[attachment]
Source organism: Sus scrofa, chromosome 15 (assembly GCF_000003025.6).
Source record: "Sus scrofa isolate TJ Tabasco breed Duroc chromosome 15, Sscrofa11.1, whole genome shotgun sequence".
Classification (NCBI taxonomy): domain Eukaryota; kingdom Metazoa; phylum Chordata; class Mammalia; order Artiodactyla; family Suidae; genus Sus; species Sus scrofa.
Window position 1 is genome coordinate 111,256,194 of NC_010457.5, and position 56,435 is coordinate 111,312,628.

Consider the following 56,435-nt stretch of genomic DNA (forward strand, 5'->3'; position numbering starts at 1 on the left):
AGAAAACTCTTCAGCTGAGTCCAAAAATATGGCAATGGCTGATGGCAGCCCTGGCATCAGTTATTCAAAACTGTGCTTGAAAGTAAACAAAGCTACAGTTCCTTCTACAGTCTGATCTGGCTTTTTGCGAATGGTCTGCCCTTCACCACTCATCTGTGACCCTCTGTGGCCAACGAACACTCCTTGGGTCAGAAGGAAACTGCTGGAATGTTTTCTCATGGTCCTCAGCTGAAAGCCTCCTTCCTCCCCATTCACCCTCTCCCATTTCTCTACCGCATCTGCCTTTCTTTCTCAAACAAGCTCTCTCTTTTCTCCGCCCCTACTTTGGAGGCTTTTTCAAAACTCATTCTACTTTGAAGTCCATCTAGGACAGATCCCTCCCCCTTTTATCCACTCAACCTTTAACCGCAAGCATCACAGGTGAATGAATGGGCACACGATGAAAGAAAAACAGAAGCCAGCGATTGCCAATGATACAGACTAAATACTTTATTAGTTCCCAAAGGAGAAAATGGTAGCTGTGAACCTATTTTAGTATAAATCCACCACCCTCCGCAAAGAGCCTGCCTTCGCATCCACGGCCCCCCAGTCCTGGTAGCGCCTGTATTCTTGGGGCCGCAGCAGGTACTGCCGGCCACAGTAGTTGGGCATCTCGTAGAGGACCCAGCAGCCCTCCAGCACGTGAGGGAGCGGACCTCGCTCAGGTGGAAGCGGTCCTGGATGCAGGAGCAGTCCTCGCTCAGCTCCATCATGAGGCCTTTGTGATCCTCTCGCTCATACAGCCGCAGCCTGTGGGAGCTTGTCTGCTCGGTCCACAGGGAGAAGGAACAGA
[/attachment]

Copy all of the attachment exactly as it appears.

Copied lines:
Source organism: Sus scrofa, chromosome 15 (assembly GCF_000003025.6).
Source record: "Sus scrofa isolate TJ Tabasco breed Duroc chromosome 15, Sscrofa11.1, whole genome shotgun sequence".
Classification (NCBI taxonomy): domain Eukaryota; kingdom Metazoa; phylum Chordata; class Mammalia; order Artiodactyla; family Suidae; genus Sus; species Sus scrofa.
Window position 1 is genome coordinate 111,256,194 of NC_010457.5, and position 56,435 is coordinate 111,312,628.

Consider the following 56,435-nt stretch of genomic DNA (forward strand, 5'->3'; position numbering starts at 1 on the left):
AGAAAACTCTTCAGCTGAGTCCAAAAATATGGCAATGGCTGATGGCAGCCCTGGCATCAGTTATTCAAAACTGTGCTTGAAAGTAAACAAAGCTACAGTTCCTTCTACAGTCTGATCTGGCTTTTTGCGAATGGTCTGCCCTTCACCACTCATCTGTGACCCTCTGTGGCCAACGAACACTCCTTGGGTCAGAAGGAAACTGCTGGAATGTTTTCTCATGGTCCTCAGCTGAAAGCCTCCTTCCTCCCCATTCACCCTCTCCCATTTCTCTACCGCATCTGCCTTTCTTTCTCAAACAAGCTCTCTCTTTTCTCCGCCCCTACTTTGGAGGCTTTTTCAAAACTCATTCTACTTTGAAGTCCATCTAGGACAGATCCCTCCCCCTTTTATCCACTCAACCTTTAACCGCAAGCATCACAGGTGAATGAATGGGCACACGATGAAAGAAAAACAGAAGCCAGCGATTGCCAATGATACAGACTAAATACTTTATTAGTTCCCAAAGGAGAAAATGGTAGCTGTGAACCTATTTTAGTATAAATCCACCACCCTCCGCAAAGAGCCTGCCTTCGCATCCACGGCCCCCCAGTCCTGGTAGCGCCTGTATTCTTGGGGCCGCAGCAGGTACTGCCGGCCACAGTAGTTGGGCATCTCGTAGAGGACCCAGCAGCCCTCCAGCACGTGAGGGAGCGGACCTCGCTCAGGTGGAAGCGGTCCTGGATGCAGGAGCAGTCCTCGCTCAGCTCCATCATGAGGCCTTTGTGATCCTCTCGCTCATACAGCCGCAGCCTGTGGGAGCTTGTCTGCTCGGTCCACAGGGAGAAGGAACAGA